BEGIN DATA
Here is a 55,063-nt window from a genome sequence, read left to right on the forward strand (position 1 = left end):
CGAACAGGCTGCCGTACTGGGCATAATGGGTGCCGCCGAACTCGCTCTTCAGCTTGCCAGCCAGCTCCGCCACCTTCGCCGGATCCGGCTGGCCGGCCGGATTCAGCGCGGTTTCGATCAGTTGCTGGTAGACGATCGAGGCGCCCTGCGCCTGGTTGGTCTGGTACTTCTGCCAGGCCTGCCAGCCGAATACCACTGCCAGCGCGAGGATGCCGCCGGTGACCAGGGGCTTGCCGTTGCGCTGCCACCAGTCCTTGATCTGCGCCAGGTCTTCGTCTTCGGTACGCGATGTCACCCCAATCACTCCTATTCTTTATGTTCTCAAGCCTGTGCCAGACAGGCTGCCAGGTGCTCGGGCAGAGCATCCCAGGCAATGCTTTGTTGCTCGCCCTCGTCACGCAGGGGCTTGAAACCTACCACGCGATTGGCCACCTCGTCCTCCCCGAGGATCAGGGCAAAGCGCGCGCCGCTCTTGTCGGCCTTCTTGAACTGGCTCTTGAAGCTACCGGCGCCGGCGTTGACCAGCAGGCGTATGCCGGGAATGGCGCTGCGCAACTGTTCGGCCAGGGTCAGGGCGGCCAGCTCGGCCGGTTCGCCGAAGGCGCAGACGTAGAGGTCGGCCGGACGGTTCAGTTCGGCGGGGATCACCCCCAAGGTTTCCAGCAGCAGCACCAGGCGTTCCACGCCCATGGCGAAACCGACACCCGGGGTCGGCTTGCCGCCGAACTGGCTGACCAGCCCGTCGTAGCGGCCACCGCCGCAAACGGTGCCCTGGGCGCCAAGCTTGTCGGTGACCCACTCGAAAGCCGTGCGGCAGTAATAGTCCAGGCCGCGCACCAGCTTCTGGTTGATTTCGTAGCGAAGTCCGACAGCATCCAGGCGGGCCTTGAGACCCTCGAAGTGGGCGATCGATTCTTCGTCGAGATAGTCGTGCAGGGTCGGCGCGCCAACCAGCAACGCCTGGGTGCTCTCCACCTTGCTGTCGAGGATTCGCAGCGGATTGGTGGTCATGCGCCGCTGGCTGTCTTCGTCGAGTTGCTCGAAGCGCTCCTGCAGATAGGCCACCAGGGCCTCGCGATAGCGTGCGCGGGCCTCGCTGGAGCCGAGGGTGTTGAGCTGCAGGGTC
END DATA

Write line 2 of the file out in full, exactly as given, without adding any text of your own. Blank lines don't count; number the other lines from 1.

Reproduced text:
CGAACAGGCTGCCGTACTGGGCATAATGGGTGCCGCCGAACTCGCTCTTCAGCTTGCCAGCCAGCTCCGCCACCTTCGCCGGATCCGGCTGGCCGGCCGGATTCAGCGCGGTTTCGATCAGTTGCTGGTAGACGATCGAGGCGCCCTGCGCCTGGTTGGTCTGGTACTTCTGCCAGGCCTGCCAGCCGAATACCACTGCCAGCGCGAGGATGCCGCCGGTGACCAGGGGCTTGCCGTTGCGCTGCCACCAGTCCTTGATCTGCGCCAGGTCTTCGTCTTCGGTACGCGATGTCACCCCAATCACTCCTATTCTTTATGTTCTCAAGCCTGTGCCAGACAGGCTGCCAGGTGCTCGGGCAGAGCATCCCAGGCAATGCTTTGTTGCTCGCCCTCGTCACGCAGGGGCTTGAAACCTACCACGCGATTGGCCACCTCGTCCTCCCCGAGGATCAGGGCAAAGCGCGCGCCGCTCTTGTCGGCCTTCTTGAACTGGCTCTTGAAGCTACCGGCGCCGGCGTTGACCAGCAGGCGTATGCCGGGAATGGCGCTGCGCAACTGTTCGGCCAGGGTCAGGGCGGCCAGCTCGGCCGGTTCGCCGAAGGCGCAGACGTAGAGGTCGGCCGGACGGTTCAGTTCGGCGGGGATCACCCCCAAGGTTTCCAGCAGCAGCACCAGGCGTTCCACGCCCATGGCGAAACCGACACCCGGGGTCGGCTTGCCGCCGAACTGGCTGACCAGCCCGTCGTAGCGGCCACCGCCGCAAACGGTGCCCTGGGCGCCAAGCTTGTCGGTGACCCACTCGAAAGCCGTGCGGCAGTAATAGTCCAGGCCGCGCACCAGCTTCTGGTTGATTTCGTAGCGAAGTCCGACAGCATCCAGGCGGGCCTTGAGACCCTCGAAGTGGGCGATCGATTCTTCGTCGAGATAGTCGTGCAGGGTCGGCGCGCCAACCAGCAACGCCTGGGTGCTCTCCACCTTGCTGTCGAGGATTCGCAGCGGATTGGTGGTCATGCGCCGCTGGCTGTCTTCGTCGAGTTGCTCGAAGCGCTCCTGCAGATAGGCCACCAGGGCCTCGCGATAGCGTGCGCGGGCCTCGCTGGAGCCGAGGGTGTTGAGCTGCAGGGTC